I spent 12 hours at Hospital Marie Curie yesterday, not including travel time. From 6:50 in the morning to 6:50 at night. Not sure how I stayed up to a reasonable bedtime hour but I did. Didn’t want to wake up wide-eyed at 4 AM.
Intravenous chemotherapy was scheduled to start yesterday but as I wrote a couple days ago, the public drug bank, or dispensary, was out of Oaxliplatin. My doctors had become aware of the problem by the time I saw them yesterday and said that instead of waiting for a turno in the day hospital, as I normally would, they would admit me to the hospital, give me a bed and administer the chemo there.
“We want to start you right away,” Lucas said. Lucas is the cute, hairy, hunky doctor I might have mentioned a while back.
But being admitted required multiple signatures on three different floors and then revisiting admissions twice. It really is absurd. But several people were making the same rounds for the same reason, including a model-handsome young guy I’d never seen before and what I can only call a gigantic woman who always tries to push herself to the head of the line no matter where she’s at. Yes, there are people in this world who think their cancer is more important than yours.
Then I waited in the basement café, as told — “Don’t leave the hospital!” — from 11 to 12:30, catching up on my sent-to-Kindle Web pages. Lucas came and got me, asked “Listo?” and off we went.
Up in my room, which was better than Rivadavia’s, near medieval, and, with its heavy, 50s mint-green curtains, more private than Penna’s. I settled down for yet more reading. I dozed off.
Two young folks came in and dropped off the equipment — a bag of saline, the bag of Oxaliplatin, a couple syringes, some drip tubes, plus the everywhere-present bucket o’ cottonballs. Then the nurses came in 10 minutes later, dug around for a vein — I have small veins — started the drip, and left me alone to get fed with poison.
I feel asleep for a while but woke back up an hour later to find the bag was only half-empty. Going way too slow for a treatment that’s only supposed to last an hour and a half. Still, one reason they go slow is that if you overwhelm the vein, the drug can leak out and damage surrounding tissue. Also, faster dripping hurts.
Lucas came in and increased the drip-speed and it ran out half-an-hour later. But I still had to go searching for nurses to get me out of there, dragging the drip-stand with me. It had wheels, unlike the 20 lb ones at Rivadavia, but they didn’t really work.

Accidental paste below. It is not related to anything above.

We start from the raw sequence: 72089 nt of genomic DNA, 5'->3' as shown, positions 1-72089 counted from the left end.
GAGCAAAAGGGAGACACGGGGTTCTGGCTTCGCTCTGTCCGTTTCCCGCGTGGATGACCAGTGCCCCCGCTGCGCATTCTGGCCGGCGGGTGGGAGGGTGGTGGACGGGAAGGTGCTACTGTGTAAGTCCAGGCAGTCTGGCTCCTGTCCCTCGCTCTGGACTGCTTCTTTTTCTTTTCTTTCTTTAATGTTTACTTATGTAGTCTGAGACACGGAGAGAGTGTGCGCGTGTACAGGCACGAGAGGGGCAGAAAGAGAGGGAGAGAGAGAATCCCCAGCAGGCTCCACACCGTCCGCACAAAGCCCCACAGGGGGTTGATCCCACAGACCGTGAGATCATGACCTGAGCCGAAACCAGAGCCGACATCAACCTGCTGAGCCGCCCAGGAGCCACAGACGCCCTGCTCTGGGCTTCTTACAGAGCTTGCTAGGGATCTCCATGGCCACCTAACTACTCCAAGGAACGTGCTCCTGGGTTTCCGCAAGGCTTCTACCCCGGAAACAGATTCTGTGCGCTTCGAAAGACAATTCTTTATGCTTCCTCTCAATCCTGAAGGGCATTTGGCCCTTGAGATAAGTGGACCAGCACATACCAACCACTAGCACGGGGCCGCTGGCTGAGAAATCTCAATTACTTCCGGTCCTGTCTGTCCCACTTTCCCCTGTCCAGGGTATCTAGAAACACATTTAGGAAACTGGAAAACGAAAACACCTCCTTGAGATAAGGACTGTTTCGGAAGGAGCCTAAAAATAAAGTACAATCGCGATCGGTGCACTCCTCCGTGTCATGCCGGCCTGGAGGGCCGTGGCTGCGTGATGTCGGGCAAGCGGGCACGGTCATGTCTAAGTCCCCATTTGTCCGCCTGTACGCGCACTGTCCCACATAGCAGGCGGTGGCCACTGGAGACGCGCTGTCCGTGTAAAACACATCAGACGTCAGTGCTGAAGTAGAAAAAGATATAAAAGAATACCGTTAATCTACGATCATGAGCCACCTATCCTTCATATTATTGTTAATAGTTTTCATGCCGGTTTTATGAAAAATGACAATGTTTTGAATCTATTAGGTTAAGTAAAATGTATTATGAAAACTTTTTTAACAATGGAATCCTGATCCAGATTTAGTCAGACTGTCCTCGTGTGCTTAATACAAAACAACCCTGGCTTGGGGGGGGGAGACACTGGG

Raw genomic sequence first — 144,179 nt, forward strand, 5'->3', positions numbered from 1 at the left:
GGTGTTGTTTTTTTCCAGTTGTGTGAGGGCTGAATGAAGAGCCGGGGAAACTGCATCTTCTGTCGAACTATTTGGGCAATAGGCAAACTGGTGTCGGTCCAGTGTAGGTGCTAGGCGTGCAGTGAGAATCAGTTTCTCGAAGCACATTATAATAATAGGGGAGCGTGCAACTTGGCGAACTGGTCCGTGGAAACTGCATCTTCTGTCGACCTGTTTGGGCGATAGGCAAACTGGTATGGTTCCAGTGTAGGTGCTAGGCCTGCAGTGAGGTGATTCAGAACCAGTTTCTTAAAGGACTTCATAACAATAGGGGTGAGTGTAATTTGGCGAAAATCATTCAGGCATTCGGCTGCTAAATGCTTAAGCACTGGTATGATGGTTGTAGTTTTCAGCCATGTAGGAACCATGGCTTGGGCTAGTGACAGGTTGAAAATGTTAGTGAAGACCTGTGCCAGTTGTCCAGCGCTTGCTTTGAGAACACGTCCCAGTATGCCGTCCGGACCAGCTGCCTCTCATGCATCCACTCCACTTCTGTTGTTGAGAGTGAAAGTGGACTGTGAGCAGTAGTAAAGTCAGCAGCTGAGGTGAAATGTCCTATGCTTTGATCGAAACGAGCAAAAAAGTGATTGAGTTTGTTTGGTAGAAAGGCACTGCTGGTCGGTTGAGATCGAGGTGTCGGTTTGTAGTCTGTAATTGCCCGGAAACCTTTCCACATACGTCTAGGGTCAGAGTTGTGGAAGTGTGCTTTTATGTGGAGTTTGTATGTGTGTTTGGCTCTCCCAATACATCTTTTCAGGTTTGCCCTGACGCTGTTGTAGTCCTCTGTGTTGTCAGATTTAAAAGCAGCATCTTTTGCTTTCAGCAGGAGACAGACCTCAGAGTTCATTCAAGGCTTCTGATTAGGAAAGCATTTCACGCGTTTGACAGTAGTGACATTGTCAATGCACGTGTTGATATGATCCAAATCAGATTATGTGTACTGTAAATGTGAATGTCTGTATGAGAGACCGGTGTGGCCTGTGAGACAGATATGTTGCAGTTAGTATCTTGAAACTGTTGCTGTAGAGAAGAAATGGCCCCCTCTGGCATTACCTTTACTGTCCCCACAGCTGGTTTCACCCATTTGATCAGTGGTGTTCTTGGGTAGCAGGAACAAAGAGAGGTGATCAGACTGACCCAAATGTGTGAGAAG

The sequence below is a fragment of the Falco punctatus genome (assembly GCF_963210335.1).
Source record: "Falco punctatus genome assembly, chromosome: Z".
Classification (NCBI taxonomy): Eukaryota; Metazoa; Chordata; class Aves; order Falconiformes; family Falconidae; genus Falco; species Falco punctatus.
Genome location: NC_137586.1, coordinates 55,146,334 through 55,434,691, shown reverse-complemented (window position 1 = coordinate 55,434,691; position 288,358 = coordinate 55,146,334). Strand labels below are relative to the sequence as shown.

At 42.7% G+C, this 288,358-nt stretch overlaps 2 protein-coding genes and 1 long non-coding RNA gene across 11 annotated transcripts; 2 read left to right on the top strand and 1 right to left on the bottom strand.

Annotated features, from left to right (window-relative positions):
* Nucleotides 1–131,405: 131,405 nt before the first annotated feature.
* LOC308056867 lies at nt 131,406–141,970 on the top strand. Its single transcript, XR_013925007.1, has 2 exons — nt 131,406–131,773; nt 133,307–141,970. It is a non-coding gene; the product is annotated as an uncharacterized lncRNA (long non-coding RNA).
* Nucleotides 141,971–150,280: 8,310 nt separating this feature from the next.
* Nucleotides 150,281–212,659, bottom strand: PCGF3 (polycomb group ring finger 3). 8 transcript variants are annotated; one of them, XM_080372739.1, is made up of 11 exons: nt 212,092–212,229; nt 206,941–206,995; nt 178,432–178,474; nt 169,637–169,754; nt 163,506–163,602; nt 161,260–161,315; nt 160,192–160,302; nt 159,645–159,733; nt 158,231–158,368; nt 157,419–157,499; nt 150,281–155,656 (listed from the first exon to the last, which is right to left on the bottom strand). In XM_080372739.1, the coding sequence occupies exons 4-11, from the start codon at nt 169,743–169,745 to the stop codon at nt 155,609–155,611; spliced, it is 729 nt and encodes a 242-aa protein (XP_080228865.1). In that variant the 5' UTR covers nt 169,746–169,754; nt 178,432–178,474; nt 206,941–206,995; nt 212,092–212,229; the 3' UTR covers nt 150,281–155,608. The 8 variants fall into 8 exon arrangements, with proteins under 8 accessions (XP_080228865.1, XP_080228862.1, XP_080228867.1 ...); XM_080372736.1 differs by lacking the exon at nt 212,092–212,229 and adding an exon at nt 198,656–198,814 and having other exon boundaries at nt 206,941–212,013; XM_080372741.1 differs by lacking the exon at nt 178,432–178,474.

But before I left, I got a visit from an old comrade, Doctor Paz. He was wearing dark blue scrubs unlike the white lab coat I usually saw him wearing, and it seemed like he had a tan and maintained a big smile the whole time he talked to me. Normally, when I saw him in the hospital, he was ultra-placid, and rarely showed any emotion — unlike in that photo linked above in which he seemed very pleased to be getting his picture taken.
He told me he was working in two different clinics and another public hospital. He said it all in halting English, mostly without verbs. It was a funny conversation because he tried to speak English, and I tried to speak Spanish. But, I finally said to him, in Spanish, “My castellano is still better than your English, Viktor!” It was the first time I’d addressed by his first name. Everyone in the ward just called him, Paz. Anyway, that made him laugh.
It was good to see him and I was touched that he came to see me since he didn’t have to, no longer being in charge of my treatment. We shook hands and he left.
I located the uncharacteristically laconic, for an Argentine, nurse, to take out my IV, and 15 minutes later I was out of there and already feeling side effects.
Oral chemo is relatively easy to handle. Fatigue and diarrhea are the worst of it. Oxaliplatin is another thing entirely. The most irritating side effect is a high sensitivity to cold which produces peripheral neuropathy and numbness in my hands, fingers and feet and toes. I need to wear gloves indoors in my unheated room — even cool door handles hurt — and I can’t drink cold or cool water. If I do, and I did try it a couple times before I knew better, it feels like swallowing a mouthful of tiny sharp rocks. Cold or very cool air breathed in outdoors feels similar and my lips become minty-fresh. Imagine your hands nearing frostbite and the pain you feel when they warm up, combined with the weird jangling discomfort of hitting your funny bone. That’s what it’s like.
There’s also some jaw-lockup and pain when I first start eating but that goes away the longer I chew. Sometimes my fingers don’t work and the joints lock up, as well. I can type, for some reason, at the same speed and accuracy but signing my signature makes me look demented — the hands of an old crone.
I’m supposed to have 3 cycles in total. One day of intravenous followed by two weeks of oral capecitabina, 5 pills a day, then a week off. Start over with the same regimen for another week and then another. I was wrecked the first time I did this but maybe I’ve built up some resistance after all this time.
Reading that Wikipedia link about Oxaliplatin, I discovered that at my stage of cancer, treatment like this does not affect overall survival rate significantly, but rather improves progression-free survival rate. That seems counter-intuitive. If the disease arrests and doesn’t progress, doesn’t that improve survival rate? If not, that’s a sobering thought, and it’s why some patients in consultation with doctors elect not to take the chemo at all, because of its high toxicity and side effects.
Really, I’ve just let the docs make that decision for me. Side effects seem so much a part of my life right now that I can’t even remember what it’s like to feel normal.